What’s at stake



Good morning. Tuesday’s elections will determine the next two years of President Biden’s agenda — and shape the future of democracy.

By guest author Claire Moses from the New York Times.

What’s at stake


To understand the importance and consequences of Tuesday’s midterm elections, I spoke to Astead Herndon, a political reporter who has been covering this election cycle for the Times podcast “The Run-Up.”

Astead Herndon is a national political reporter who joined The Times in 2018. In high school, he wrote a column for his school newspaper named “Get into Astead’s Head.”

Claire: Hi Astead. I live in Europe, where many people are only now starting to tune into the midterms. How would you explain to them, and others who need a refresher, why this election matters?


Astead: If the Republicans take back the House, it would change the scope of U.S. policy. We know they’d try to stop President Biden’s agenda. A Republican House would hurt Biden’s ability to respond to domestic challenges on his terms, like inflation, and to global crises — Kevin McCarthy, the Republican House leader, has signaled that Republicans might stop approving aid for Ukraine.
We’ve also seen a global rise in fears of democratic collapse. If the U.S. elects lawmakers who spread conspiracy theories about elections and who promise to tear down tenets of democracy, that will embolden autocratic leaders in other countries and weaken the United States’ standing in the world.


These midterms also matter because they could signal the start of an even more divisive era of politics. We should not assume we are at the floor of division — we’re going to get lower.
When you say Republicans would try to block Biden, what could that look like?


If Republicans take over Congress, some members will push their new House speaker to start impeachment proceedings of the president and members of his cabinet like Merrick Garland, the attorney general. Some Republicans have been ready to impeach Biden since he took office. Their complaints are about policy and politics, not accusations of the kinds of abuses of power that have historically been grounds for impeachment. McCarthy has tried to minimize talk of impeachment lately, seeing it as polarizing, but the hard right rank-and-file will almost certainly press for it.
You’ve been covering politics for years. What do you think we should be paying more attention to?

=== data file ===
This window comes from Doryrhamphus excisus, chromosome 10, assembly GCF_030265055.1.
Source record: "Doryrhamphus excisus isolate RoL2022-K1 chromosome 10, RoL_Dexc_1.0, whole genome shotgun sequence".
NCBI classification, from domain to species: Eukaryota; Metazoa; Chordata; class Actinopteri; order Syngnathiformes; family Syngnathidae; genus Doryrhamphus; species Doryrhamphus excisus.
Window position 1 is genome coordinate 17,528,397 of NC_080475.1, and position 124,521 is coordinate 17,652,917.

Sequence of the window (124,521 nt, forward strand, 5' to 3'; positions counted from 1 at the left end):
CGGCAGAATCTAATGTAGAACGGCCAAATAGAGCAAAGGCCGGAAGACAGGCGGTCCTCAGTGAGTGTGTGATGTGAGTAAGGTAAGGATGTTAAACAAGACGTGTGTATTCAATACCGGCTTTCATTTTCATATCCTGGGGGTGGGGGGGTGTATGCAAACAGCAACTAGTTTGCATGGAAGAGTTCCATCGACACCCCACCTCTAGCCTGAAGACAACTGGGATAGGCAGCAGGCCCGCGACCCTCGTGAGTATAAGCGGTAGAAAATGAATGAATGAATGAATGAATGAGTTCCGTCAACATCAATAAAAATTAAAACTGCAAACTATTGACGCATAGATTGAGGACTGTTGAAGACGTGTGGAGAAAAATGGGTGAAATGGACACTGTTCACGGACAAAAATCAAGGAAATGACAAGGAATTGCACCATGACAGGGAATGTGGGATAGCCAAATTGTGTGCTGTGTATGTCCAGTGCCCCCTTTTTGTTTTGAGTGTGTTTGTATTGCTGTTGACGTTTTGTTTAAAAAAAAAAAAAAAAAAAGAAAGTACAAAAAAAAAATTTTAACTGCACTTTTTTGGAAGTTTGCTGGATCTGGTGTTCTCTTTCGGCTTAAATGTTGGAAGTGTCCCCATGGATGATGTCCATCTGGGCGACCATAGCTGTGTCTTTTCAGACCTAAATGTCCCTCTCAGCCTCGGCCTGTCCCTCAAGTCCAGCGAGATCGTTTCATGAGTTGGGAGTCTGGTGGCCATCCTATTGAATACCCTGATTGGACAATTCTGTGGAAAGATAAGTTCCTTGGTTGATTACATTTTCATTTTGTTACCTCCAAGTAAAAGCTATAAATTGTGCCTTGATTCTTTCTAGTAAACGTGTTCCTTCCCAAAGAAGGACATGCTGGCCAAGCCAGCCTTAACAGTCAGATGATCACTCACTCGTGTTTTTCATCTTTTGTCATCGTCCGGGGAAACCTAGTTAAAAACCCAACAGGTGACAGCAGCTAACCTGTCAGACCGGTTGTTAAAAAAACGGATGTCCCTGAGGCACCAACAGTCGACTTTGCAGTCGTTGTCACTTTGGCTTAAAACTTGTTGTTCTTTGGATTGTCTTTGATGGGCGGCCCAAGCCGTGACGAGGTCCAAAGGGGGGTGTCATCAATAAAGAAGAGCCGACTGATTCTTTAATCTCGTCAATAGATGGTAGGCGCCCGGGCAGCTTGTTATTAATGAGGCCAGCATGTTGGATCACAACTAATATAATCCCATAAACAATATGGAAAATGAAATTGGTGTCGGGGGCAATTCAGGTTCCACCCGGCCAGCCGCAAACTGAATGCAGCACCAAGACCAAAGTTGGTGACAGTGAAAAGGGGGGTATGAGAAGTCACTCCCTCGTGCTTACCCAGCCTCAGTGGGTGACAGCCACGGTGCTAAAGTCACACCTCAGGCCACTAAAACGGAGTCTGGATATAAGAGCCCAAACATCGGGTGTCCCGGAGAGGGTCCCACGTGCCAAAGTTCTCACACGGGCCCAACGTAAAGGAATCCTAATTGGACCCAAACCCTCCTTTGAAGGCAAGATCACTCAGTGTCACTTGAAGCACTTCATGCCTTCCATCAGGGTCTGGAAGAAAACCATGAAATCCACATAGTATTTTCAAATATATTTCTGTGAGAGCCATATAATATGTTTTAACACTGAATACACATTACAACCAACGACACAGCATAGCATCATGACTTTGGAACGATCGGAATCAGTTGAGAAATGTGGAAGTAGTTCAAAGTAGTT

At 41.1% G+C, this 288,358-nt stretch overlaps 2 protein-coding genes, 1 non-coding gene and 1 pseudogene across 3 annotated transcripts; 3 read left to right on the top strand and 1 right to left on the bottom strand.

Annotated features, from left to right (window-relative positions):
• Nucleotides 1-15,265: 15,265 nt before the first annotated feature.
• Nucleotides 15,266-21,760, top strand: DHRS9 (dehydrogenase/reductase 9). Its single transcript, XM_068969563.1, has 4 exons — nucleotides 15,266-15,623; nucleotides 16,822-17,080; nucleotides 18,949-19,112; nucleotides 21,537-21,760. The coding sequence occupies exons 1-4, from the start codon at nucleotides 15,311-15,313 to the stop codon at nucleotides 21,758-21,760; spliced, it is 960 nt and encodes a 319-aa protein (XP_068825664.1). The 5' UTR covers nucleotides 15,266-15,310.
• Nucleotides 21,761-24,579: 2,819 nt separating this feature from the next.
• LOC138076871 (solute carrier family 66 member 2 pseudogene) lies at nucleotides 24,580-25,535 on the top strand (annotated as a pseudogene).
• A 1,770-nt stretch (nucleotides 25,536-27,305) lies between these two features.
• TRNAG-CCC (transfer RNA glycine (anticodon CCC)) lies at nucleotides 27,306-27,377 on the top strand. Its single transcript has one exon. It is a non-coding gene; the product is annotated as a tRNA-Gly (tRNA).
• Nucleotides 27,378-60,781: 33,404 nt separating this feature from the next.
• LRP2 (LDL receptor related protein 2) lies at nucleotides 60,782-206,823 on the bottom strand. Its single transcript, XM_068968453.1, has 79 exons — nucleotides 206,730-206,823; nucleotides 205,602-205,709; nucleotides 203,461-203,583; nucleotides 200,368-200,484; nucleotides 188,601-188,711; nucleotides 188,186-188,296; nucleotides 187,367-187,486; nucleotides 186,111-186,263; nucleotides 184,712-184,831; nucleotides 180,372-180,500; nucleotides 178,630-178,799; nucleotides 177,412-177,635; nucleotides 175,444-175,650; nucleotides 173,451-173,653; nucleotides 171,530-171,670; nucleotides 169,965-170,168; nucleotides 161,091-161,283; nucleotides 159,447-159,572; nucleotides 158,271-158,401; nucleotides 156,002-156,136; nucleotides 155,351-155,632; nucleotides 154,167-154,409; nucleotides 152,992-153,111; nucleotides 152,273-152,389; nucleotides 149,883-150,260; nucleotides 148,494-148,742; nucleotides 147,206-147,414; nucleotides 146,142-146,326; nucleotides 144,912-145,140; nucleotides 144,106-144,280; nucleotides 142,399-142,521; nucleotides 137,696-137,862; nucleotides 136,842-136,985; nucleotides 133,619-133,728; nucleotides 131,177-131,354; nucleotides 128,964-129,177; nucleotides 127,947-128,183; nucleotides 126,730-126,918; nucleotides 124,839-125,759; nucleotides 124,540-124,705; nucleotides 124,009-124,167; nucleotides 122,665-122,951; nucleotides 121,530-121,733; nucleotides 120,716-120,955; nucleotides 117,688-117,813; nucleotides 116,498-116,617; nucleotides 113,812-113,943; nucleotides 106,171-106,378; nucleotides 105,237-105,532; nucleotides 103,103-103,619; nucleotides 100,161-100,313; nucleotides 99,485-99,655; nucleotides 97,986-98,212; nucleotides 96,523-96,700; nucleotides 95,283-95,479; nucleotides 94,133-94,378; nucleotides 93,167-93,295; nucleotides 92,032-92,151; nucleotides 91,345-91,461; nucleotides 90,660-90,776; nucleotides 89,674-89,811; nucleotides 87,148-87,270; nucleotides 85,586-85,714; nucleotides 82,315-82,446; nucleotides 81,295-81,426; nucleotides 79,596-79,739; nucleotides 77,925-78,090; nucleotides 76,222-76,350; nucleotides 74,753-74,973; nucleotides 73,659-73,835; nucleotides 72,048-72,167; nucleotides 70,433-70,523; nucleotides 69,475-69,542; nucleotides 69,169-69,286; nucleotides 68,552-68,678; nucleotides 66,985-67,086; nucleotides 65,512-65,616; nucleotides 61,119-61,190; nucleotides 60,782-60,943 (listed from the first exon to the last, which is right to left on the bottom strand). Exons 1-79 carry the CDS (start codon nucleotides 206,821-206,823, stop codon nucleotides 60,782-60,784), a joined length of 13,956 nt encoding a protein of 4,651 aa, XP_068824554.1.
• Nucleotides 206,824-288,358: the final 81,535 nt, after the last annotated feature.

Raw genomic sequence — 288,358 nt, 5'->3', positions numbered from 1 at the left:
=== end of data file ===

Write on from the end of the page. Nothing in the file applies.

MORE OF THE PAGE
I also think that the media has done too little to explain Republicans’ built-in advantages. Their control of legislatures in some battleground states is backed by gerrymandering. We recently did an episode of the podcast about Wisconsin, and how Republicans have gerrymandered the state legislature in such a way that they have effectively shut Democrats out of power.
There are so many races that it can be hard to keep track. Which are worth following?


It depends on what matters to you. Let’s say it’s action from the White House on codifying abortion rights into federal law: Look at races where Democratic control of the House hangs in the balance, and Senate races in states like Nevada, Wisconsin and Georgia. If Democrats don’t hold both chambers of Congress, that’s not going to happen.
If your concern is about the strength of democracy, look at state races, like for governor, secretary of state and statehouses — especially with the looming Supreme Court case that could give more power over elections to state legislatures. You can also look at Wisconsin and Arizona, where there are huge stakes, not just for this election but for the Democrats’ ability to win future races. The Republican candidates for governor in those states, Tim Michels in Wisconsin and Kari Lake in Arizona, have been openly hostile toward elements of our election system — including mail-in ballots and early voting — that many Democrats say are necessary for them to have a chance at success.
When might we know some results?
The initial numbers may give us hints of larger trends. In 2016 and 2020, results in Florida gave us good signs of the level of enthusiasm of particular voting blocs. If the Republicans win Florida by a lot, that’ll be a bad sign for Democrats. The margins of Virginia, for example, could tell us whether young, college-educated white voters are going back to Republicans, because they make up a sizable chunk of voters there. But for a lot of results, we will have to wait for the total count, which might take days.


Astead Herndon is a national political reporter who joined The Times in 2018. In high school, he wrote a column for his school newspaper named “Get into Astead’s Head.”